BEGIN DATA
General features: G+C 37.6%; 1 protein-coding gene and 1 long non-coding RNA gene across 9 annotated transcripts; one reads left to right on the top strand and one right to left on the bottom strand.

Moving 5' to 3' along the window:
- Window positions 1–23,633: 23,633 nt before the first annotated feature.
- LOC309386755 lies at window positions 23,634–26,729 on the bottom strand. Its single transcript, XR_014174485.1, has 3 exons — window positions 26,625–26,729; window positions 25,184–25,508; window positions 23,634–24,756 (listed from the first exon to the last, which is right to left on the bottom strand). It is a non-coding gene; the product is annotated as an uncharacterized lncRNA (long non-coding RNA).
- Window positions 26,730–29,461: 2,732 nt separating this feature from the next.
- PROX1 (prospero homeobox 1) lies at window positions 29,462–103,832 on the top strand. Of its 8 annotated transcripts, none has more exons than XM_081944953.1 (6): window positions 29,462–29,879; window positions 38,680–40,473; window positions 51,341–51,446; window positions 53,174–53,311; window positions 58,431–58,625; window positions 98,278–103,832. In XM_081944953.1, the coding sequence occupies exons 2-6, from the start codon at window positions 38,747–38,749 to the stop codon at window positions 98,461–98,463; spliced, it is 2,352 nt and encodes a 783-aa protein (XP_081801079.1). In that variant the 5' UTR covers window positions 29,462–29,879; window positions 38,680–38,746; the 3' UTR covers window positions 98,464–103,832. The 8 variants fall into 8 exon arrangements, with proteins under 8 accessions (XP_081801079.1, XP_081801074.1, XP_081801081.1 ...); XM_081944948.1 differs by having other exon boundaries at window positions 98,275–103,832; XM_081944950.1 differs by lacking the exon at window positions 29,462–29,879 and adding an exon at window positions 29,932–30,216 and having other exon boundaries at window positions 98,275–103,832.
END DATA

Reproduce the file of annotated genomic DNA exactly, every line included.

General features: G+C 37.6%; 1 protein-coding gene and 1 long non-coding RNA gene across 9 annotated transcripts; one reads left to right on the top strand and one right to left on the bottom strand.

Moving 5' to 3' along the window:
- Window positions 1–23,633: 23,633 nt before the first annotated feature.
- LOC309386755 lies at window positions 23,634–26,729 on the bottom strand. Its single transcript, XR_014174485.1, has 3 exons — window positions 26,625–26,729; window positions 25,184–25,508; window positions 23,634–24,756 (listed from the first exon to the last, which is right to left on the bottom strand). It is a non-coding gene; the product is annotated as an uncharacterized lncRNA (long non-coding RNA).
- Window positions 26,730–29,461: 2,732 nt separating this feature from the next.
- PROX1 (prospero homeobox 1) lies at window positions 29,462–103,832 on the top strand. Of its 8 annotated transcripts, none has more exons than XM_081944953.1 (6): window positions 29,462–29,879; window positions 38,680–40,473; window positions 51,341–51,446; window positions 53,174–53,311; window positions 58,431–58,625; window positions 98,278–103,832. In XM_081944953.1, the coding sequence occupies exons 2-6, from the start codon at window positions 38,747–38,749 to the stop codon at window positions 98,461–98,463; spliced, it is 2,352 nt and encodes a 783-aa protein (XP_081801079.1). In that variant the 5' UTR covers window positions 29,462–29,879; window positions 38,680–38,746; the 3' UTR covers window positions 98,464–103,832. The 8 variants fall into 8 exon arrangements, with proteins under 8 accessions (XP_081801079.1, XP_081801074.1, XP_081801081.1 ...); XM_081944948.1 differs by having other exon boundaries at window positions 98,275–103,832; XM_081944950.1 differs by lacking the exon at window positions 29,462–29,879 and adding an exon at window positions 29,932–30,216 and having other exon boundaries at window positions 98,275–103,832.